Interview: Robin Fleming
To what extent is the country’s first liquefied natural gas (LNG) project contributing to 2015 economic growth in Papua New Guinea?
ROBIN FLEMING: The completion of the PNG LNG project has been a major factor in terms of GDP growth and improving overall business confidence in the country, given all the doubts that persisted around the project, especially at its inception. To get such a world-class project finalised ahead of time and nearly on budget was a fantastic achievement. The GDP forecast for the next couple of years reflects the early start to the project and the associated revenues that are starting to trickle down into the national economy.
At the same time, there is a certain amount of variability in the domestic market. While sectors such as manufacturing may be able to provide products that are readily accepted in terms of price differentiation and competitiveness, others are experiencing a deceleration, perhaps due to fewer customers or less foreign investment now that the PNG LNG project has entered the full production phase. Within this transitional period, those businesses that recognised that the growth driven by the LNG PNG project could not continue forever will now be best positioned to deal with an economy that – while not slowing compared to other markets – is certainly slower than in prior years.
Does PNG face a hyperinflation risk as the result of another record deficit budget?
FLEMING: We have actually seen growth of fuel and real estate prices slow. Generally speaking, there will be sufficient market liquidity to meet any further government borrowing needs, so I do not think that hyperinflation is likely to occur in the near future. Also the fact that the central bank is buying government bonds suggests that the government anticipates revenues to start rising in the next couple of years. As the yield curve of the inscribed stock was 14-15%, it minimised the real risk associated with government borrowings. The ability to quarantine some of the debt from the Treasury via the central bank is improving stability. Once the real revenue associated with the PNG LNG is available in the domestic market, it would be wise to go back to a more traditional approach of debt raising.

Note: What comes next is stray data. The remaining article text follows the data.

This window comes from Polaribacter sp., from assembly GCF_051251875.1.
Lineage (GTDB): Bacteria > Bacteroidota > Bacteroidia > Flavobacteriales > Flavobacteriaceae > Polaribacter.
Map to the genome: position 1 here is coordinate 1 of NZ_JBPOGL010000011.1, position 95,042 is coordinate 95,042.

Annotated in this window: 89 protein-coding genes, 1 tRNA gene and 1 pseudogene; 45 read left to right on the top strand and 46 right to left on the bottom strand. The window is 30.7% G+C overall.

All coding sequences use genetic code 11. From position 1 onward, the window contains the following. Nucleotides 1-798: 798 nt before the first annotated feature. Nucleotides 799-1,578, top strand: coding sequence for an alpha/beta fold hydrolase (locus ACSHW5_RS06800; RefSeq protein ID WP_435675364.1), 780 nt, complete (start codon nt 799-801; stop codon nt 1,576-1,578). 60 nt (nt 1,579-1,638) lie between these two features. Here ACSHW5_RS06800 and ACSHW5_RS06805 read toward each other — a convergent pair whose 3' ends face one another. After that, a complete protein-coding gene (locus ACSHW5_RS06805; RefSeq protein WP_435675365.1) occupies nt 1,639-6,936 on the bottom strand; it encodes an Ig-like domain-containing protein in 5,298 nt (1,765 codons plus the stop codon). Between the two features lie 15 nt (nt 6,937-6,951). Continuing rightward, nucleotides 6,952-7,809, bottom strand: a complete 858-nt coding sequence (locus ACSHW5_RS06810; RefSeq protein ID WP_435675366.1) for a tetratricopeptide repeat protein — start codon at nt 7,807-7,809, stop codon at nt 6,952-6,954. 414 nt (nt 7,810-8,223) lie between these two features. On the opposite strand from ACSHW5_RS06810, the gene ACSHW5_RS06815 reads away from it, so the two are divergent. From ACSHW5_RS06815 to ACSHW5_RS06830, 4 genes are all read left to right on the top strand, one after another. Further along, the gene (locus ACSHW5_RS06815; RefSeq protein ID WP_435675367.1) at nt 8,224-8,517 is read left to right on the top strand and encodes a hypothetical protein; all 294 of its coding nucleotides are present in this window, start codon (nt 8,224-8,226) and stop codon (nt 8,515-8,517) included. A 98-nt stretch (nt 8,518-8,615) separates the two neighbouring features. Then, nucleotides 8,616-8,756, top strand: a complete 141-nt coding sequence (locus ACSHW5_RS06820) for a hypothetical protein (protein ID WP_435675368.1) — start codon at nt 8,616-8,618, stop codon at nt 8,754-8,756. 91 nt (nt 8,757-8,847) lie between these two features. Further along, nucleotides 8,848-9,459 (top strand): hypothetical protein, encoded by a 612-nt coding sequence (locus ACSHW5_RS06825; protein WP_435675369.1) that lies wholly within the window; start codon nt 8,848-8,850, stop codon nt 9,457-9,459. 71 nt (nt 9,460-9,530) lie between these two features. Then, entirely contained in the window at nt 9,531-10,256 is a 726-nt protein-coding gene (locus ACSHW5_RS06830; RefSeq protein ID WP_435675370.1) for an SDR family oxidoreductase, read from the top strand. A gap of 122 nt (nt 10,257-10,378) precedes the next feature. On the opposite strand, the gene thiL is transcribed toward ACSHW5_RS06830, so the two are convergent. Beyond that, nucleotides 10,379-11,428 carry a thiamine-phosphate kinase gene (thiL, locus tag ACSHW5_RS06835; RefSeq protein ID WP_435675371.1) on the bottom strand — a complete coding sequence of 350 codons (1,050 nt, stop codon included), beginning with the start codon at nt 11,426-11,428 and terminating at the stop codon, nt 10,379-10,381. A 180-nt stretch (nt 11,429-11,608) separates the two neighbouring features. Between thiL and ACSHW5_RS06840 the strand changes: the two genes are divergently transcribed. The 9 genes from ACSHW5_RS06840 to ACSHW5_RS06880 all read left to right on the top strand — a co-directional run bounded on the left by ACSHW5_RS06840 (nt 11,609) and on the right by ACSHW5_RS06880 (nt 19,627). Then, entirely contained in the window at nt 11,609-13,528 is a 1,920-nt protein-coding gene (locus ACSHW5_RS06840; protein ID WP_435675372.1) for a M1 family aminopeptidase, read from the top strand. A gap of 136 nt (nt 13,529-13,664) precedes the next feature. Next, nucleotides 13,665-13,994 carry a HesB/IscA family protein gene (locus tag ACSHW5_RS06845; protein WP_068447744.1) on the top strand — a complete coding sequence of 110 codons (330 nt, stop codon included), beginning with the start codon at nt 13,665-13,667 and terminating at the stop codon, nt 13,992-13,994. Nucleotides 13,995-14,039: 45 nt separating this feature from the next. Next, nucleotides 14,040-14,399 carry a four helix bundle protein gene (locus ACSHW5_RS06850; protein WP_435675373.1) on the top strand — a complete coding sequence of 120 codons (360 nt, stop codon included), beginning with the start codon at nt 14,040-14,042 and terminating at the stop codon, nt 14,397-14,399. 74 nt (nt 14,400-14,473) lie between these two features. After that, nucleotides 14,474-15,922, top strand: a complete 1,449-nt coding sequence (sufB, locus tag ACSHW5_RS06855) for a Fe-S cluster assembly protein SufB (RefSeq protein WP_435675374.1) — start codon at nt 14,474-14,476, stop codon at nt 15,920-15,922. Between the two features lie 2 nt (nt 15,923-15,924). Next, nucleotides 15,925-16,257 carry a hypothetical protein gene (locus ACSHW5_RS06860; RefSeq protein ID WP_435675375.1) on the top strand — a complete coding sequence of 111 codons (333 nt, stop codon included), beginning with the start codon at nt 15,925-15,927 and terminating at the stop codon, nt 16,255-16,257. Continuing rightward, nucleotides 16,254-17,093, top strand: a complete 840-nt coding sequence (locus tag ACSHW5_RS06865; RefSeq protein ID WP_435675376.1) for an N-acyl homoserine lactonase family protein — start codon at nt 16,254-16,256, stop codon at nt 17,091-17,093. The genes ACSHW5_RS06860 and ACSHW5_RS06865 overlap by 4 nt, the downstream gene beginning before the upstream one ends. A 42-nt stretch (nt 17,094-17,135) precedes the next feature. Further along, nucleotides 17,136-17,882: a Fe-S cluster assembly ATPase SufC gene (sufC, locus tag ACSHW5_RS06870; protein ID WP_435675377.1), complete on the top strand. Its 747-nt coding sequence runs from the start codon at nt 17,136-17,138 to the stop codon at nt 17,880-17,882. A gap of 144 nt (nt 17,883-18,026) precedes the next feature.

Banking is a highly profitable business in PNG. Which segments are pushing the industry forward?
FLEMING: Lending predominantly leads, even though the composition of the balance sheet is unbalanced in PNG, with 80% in infrastructure and business, and the remaining 20% in retail. The reason for this uneven distribution is that as much as 90% of land continues to be held under customary title, while only 10% is available as a state lease. Therefore, the formal economy remains very small, at 15%, affecting lending to the retail sector. Recently though, the government has introduced a homeownership scheme that should allow more workers to purchase their first homes and hopefully stimulate that segment as well. Foreign exchange has also increased considerably in the last two years, but it has normalised since margins were introduced to foreign exchange transactions in June 2014.
To what extent is financial literacy sustaining the growth of the banking industry in PNG?
FLEMING: Out of every 10 transactions, nine are completed using some form of electronic medium. This shows the potential for electronic banking in the main urban areas and in the provinces as well. Phone banking for example is an area where we continue to see exponential growth in activity levels just about everywhere. This suggests that that technology has been embraced very quickly, regardless of education level. Nearly every business has an employee or a supplier that needs banking facilities, and people living in rural areas also have the capacity to be involved in the banking system, provided they have access to more facilities and are aware of the financial products available. The success of third-party agencies in trade stores across provincial areas is a classic example of this.
You have reached the limit of premium articles you can view for free.
Choose from the options below to purchase print or digital editions of our Reports. You can also purchase a website subscription giving you unlimited access to all of our Reports online for 12 months.
If you have already purchased this Report or have a website subscription, please login to continue.